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Launch of SEFARI Fellowship with SNH and SEPA

Launch of SEFARI Fellowship with SNH and SEPA

We are delighted to announce that Kit Macleod from the James Hutton Institute will be undertaking the latest SEFARI Fellowship. Kit will be working with colleagues from Scottish Natural Heritage (SNH) and the Scottish Environmental Protection Agency (SEPA), who are co-sponsoring this fellowship, to assess new opportunities for environmental monitoring in Scotland.

SEFARI Gateway fellowships aim to develop shared understanding between the Scottish Government Portfolio researchers and stakeholders, and prioritise areas for common effort that could be supported by research within the Strategic Research Programme.

Based on discussions between SEFARI Gateway, SEPA and SNH the fellowship will focus on two important topics:

  1. Improving the data pipeline, i.e. moving more swiftly/efficiently from the point at which data are gathered, through interpretation and analysis (including integration with other datasets) to the point of making data (and interpretations) available. This includes sharing of data between partners to make the widest possible use of those data that are collected.
  2. Using new technologies (and increasing the understanding of the potential for new technologies) to gather and process data, including new approaches (e.g. eDNA, earth observation), sensor platforms (e.g. automated recorders, satellite or drones), and data analytic tools (e.g. AI image processing), and possibly bridging the recorder age gap (might new technologies bring in a new generation of recorders).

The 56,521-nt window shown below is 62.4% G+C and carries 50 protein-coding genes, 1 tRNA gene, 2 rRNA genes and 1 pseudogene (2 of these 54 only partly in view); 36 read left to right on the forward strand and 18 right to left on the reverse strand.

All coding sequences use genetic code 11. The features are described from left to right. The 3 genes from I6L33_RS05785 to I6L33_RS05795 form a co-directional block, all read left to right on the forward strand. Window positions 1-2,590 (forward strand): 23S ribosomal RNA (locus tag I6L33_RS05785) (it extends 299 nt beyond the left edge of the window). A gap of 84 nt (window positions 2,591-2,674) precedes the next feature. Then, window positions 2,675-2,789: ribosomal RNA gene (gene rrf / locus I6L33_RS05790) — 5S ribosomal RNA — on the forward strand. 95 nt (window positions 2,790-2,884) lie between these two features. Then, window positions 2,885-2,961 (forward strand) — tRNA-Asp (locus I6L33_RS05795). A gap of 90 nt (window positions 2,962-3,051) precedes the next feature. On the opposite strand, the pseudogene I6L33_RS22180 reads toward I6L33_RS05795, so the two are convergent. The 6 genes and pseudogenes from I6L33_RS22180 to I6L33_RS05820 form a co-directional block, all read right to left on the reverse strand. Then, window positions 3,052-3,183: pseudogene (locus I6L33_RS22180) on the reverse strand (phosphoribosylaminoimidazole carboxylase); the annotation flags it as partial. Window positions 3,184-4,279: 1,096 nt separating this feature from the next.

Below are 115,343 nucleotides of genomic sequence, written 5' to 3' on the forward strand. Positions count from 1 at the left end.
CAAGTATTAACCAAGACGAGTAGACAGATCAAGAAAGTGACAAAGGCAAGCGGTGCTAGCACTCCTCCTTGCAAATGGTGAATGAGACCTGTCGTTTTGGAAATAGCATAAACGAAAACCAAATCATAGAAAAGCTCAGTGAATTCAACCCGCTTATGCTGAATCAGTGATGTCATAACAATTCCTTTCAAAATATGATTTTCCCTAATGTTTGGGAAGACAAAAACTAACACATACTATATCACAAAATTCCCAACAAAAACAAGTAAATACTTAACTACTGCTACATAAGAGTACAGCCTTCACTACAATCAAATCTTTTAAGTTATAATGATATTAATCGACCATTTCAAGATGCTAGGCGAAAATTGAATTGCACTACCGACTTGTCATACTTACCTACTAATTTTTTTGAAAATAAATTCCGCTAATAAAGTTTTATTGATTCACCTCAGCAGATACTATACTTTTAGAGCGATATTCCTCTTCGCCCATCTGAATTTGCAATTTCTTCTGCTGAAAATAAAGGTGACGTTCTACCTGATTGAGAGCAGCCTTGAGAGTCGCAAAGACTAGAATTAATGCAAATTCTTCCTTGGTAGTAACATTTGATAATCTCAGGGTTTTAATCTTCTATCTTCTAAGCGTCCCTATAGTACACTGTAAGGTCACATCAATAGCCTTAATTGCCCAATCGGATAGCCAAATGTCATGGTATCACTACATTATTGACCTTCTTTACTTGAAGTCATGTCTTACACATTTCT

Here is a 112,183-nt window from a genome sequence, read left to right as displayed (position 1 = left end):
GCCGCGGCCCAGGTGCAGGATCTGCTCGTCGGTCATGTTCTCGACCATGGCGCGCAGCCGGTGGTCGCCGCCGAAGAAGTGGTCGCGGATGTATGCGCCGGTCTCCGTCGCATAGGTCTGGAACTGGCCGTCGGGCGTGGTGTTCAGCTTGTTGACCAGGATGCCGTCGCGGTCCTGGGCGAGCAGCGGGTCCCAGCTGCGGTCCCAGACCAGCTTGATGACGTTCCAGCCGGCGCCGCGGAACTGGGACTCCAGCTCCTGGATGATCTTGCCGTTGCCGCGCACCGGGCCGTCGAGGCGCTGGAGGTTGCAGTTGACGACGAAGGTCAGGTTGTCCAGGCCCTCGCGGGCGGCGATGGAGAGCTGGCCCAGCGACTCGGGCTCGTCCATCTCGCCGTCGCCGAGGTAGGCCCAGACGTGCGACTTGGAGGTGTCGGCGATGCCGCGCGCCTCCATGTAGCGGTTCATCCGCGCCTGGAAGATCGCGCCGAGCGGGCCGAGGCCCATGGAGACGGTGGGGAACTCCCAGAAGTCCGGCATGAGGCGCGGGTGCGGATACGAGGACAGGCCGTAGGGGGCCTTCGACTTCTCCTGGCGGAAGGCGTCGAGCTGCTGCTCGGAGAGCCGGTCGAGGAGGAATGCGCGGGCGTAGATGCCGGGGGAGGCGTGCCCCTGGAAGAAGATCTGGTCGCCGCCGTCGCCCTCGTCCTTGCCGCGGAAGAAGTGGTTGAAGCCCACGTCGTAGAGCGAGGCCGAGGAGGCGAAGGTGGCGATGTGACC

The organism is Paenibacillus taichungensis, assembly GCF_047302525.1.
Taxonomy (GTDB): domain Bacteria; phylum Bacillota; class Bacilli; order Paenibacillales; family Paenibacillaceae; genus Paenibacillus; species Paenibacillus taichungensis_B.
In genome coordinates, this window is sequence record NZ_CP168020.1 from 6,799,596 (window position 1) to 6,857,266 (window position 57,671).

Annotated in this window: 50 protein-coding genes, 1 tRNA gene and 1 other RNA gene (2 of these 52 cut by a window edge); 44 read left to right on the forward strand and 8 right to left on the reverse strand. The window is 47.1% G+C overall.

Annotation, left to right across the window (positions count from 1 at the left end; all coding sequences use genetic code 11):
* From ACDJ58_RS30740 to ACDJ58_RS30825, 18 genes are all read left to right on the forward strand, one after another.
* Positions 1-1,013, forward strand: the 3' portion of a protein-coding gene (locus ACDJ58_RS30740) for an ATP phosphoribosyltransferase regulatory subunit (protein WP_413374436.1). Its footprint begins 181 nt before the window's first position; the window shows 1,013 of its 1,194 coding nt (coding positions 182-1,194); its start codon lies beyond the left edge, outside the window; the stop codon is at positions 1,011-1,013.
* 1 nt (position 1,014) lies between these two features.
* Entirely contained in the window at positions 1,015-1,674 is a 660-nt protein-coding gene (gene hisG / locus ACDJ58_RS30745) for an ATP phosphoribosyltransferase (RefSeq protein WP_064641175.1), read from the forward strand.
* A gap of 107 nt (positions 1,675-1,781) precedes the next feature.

These discussions have also indicated a clear need for development of a common understanding of the state of play regarding environmental monitoring - spanning both the physical and biological components of Scotland’s environment - and the opportunities that innovative monitoring techniques could bring. This could include, for example, integrating data relating to protected areas and the wider landscape to give a clearer picture of the ‘State of Nature’, or sharing understanding of current and potential monitoring and data-handling processes between stakeholders or identifying priorities for future research work on innovative monitoring techniques.